Environmental campaigners have warned a move to open up new areas of the North Sea for exploration by oil and gas firms is “dangerous”. While the UK Government has recently committed to reaching net zero emissions by 2050, the Oil and Gas Authority (OGA) – which became a Government company in 2016 – announced the latest round of licensing applications. A total of 768 blocks or part blocks are being made available for exploration in different areas of the UK Continental Shelf. While the OGA argues oil and gas will “remain an important part of our energy mix for the foreseeable future”, WWF Scotland director Lang Banks said the move undermines efforts to tackle the climate emergency and is “totally irresponsible”. The science is clear. To reduce the risk of dangerous global climate change, the vast majority of known fossil fuel reserves need to be left in the ground unburned.
Daily Mail 11th July 2019 read more »
Scotsman 11th July 2019 read more »
Herald 11th July 2019 read more »
The Canary 11th July 2019 read more »
The first company to drill for shale gas in the UK plans to restart fracking at its Preston New Road site in Lancashire in a last-ditch effort to convince policymakers to relax safety rules. Cuadrilla will drill a second well near Blackpool after it was forced to abandon the first, which caused multiple earth tremors. It plans to remobilise its drilling and fracking equipment within the coming months to test gas flows from the site before its permission expires in November.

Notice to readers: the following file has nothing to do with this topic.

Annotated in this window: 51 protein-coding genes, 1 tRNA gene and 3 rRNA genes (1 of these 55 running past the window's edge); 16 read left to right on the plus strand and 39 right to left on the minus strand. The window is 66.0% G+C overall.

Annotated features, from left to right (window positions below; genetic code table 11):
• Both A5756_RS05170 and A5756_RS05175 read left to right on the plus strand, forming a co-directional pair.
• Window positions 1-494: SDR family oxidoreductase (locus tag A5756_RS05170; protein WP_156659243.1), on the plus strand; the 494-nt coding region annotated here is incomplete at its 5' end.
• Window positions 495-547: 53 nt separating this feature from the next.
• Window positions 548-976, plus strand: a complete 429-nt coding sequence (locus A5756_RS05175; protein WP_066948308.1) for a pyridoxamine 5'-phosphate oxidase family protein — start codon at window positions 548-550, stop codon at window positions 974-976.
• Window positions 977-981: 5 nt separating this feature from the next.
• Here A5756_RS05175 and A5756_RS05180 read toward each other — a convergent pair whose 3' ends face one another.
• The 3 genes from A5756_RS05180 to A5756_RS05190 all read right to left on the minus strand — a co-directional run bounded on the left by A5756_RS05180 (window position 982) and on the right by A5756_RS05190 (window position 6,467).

Guardian 11th July 2019 read more »
Fossil fuels offer an increasingly poor return on energy investment, while returns secured from renewable energy sources could well be set to increase in future, a new study led by researchers at the University of Leeds has concluded. Fossil fuels are often seen as delivering high energy returns on energy investment, a measure of the ratio for how much energy a fuel such as coal or oil produces compared to how much energy it takes to extract.
Business Green 12th July 2019 read more »